The protection and preservation of the family is not only crucial to those who have their own families, but to every individual, for families form the fabric of eternity, and our eternal destinies are interwoven in that fabric, regardless how isolated we may feel or try to become.  The hearts of the children MUST turn to their fathers, and the hearts of the fathers MUST turn to their children.  There is immeasurable and ill-understood power in these relationships both on this side of the veil and beyond.

This same eternal and divine power that binds us together as relatives, is the very power that will strengthen you, support you, and give even the most weary parents the emotional and spiritual sustenance they need to overcome even the most daunting of life’s many challenges.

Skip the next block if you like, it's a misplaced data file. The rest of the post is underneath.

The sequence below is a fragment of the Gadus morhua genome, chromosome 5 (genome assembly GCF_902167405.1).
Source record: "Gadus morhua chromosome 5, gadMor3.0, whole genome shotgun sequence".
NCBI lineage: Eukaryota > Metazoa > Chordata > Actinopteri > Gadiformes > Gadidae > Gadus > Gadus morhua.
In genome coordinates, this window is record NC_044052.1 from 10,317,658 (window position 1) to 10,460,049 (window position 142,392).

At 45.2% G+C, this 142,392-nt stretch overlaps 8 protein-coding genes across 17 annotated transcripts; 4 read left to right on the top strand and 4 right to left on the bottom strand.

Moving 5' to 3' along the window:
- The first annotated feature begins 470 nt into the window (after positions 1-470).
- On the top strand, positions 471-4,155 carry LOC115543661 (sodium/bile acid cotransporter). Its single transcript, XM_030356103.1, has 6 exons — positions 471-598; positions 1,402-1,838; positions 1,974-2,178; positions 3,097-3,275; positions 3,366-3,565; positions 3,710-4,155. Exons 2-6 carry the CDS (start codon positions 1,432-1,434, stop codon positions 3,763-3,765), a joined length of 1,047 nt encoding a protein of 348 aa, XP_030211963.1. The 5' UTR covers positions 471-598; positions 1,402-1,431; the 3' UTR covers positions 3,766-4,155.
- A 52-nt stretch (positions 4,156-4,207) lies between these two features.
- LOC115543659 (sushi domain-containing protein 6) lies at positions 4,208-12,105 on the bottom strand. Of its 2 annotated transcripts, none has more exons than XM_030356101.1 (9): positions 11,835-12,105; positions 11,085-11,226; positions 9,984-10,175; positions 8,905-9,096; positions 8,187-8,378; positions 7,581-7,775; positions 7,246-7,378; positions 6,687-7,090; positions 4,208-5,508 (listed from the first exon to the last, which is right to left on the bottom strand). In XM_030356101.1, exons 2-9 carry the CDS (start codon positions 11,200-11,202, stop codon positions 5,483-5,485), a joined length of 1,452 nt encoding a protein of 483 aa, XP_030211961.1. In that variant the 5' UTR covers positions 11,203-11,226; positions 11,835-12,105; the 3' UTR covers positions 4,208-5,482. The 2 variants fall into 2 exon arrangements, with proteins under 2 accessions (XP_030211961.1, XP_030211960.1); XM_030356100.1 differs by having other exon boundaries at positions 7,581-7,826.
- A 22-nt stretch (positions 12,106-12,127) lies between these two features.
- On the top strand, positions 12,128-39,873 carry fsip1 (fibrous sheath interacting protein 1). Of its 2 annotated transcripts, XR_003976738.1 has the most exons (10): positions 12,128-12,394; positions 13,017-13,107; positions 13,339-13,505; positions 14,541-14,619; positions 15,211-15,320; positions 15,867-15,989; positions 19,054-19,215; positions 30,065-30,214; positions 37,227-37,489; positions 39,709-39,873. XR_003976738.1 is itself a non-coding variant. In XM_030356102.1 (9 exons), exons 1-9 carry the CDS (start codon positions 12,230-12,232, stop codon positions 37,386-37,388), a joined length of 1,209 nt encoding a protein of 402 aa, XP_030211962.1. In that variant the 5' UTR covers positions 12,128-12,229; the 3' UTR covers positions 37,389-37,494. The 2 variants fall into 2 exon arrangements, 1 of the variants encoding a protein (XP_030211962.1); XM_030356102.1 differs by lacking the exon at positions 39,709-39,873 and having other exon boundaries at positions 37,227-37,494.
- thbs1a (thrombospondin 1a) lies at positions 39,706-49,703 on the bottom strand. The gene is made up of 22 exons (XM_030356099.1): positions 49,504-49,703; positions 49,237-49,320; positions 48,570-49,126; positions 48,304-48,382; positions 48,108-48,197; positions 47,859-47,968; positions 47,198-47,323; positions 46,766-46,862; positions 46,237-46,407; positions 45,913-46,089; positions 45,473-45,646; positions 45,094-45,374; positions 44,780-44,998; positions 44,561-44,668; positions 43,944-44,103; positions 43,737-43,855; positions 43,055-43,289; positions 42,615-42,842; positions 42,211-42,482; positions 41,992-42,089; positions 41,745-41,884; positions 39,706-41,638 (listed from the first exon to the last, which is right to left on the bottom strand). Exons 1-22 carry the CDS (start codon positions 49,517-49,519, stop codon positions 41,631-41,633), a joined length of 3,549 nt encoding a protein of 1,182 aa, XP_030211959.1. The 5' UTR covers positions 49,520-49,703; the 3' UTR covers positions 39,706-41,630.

So if you are one who is struggling against such challenges, and considering such a dramatic course of action, let me speak to you clearly.  There is no challenge beyond which the Lord has power to help you overcome.  Do not turn away from your family.  Instead, turn to them, and experience the infinite power that is available to those who endeavor to strengthen those family bonds, instead of breaking them.  Turn inward, not outward, and you’ll find strength and support from the Lord in ways that you may have never imagined.

Families are eternal.  Let them not be so easily broken by such temporary strains, no matter how difficult they may seem at the time.

Please.